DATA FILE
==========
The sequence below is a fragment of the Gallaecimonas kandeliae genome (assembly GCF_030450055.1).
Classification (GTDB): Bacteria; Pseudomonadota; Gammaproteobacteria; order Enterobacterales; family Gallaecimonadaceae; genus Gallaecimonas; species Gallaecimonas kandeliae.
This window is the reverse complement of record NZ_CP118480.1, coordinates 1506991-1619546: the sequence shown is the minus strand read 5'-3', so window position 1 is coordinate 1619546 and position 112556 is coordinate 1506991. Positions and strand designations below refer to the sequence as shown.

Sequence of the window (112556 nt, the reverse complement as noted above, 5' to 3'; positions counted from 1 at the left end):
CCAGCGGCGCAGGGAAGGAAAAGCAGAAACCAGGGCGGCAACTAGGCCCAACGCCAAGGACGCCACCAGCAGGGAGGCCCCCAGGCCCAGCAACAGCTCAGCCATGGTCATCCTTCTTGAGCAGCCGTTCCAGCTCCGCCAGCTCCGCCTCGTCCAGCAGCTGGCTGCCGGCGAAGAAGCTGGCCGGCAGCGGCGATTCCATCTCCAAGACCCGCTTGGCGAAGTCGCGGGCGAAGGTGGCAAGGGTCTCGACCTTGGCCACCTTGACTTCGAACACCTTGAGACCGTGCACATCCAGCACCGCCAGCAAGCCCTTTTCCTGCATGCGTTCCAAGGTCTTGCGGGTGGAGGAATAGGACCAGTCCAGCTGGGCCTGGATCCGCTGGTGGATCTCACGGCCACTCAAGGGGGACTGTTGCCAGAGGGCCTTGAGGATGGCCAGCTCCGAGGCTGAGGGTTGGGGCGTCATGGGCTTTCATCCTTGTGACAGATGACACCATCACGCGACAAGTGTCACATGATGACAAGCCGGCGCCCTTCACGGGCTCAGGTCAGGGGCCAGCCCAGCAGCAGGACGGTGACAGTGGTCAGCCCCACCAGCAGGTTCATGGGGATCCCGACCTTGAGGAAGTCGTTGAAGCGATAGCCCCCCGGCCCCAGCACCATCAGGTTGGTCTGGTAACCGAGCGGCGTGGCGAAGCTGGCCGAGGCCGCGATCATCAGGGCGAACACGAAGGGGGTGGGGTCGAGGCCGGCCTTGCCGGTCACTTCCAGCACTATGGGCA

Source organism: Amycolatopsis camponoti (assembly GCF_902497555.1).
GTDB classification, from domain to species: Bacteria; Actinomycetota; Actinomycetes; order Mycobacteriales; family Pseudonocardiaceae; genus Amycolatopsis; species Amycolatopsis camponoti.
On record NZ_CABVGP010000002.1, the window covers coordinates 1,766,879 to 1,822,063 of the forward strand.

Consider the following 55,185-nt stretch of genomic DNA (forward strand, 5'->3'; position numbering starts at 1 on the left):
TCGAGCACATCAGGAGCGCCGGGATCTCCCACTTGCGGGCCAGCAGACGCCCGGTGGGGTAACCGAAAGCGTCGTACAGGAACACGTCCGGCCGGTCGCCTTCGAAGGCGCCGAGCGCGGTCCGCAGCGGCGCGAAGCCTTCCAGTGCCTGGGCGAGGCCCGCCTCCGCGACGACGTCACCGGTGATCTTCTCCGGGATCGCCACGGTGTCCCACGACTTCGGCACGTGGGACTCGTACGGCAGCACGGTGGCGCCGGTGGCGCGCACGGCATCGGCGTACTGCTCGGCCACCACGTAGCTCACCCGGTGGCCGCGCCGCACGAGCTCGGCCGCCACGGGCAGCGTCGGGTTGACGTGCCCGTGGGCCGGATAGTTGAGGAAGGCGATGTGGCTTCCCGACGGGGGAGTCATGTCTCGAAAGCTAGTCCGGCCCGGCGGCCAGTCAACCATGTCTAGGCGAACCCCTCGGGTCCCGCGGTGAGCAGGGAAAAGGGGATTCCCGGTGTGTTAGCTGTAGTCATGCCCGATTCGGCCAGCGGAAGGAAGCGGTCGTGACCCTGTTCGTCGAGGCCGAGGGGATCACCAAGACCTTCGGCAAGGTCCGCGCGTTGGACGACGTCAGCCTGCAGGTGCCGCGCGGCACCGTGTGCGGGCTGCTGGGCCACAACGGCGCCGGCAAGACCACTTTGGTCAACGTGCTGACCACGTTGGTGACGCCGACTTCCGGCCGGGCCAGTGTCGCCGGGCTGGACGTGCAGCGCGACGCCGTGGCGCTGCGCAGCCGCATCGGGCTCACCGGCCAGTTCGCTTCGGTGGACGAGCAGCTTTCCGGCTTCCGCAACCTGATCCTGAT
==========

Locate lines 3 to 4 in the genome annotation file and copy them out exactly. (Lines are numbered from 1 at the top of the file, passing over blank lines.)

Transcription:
This window is the reverse complement of record NZ_CP118480.1, coordinates 1506991-1619546: the sequence shown is the minus strand read 5'-3', so window position 1 is coordinate 1619546 and position 112556 is coordinate 1506991. Positions and strand designations below refer to the sequence as shown.

Sequence of the window (112556 nt, the reverse complement as noted above, 5' to 3'; positions counted from 1 at the left end):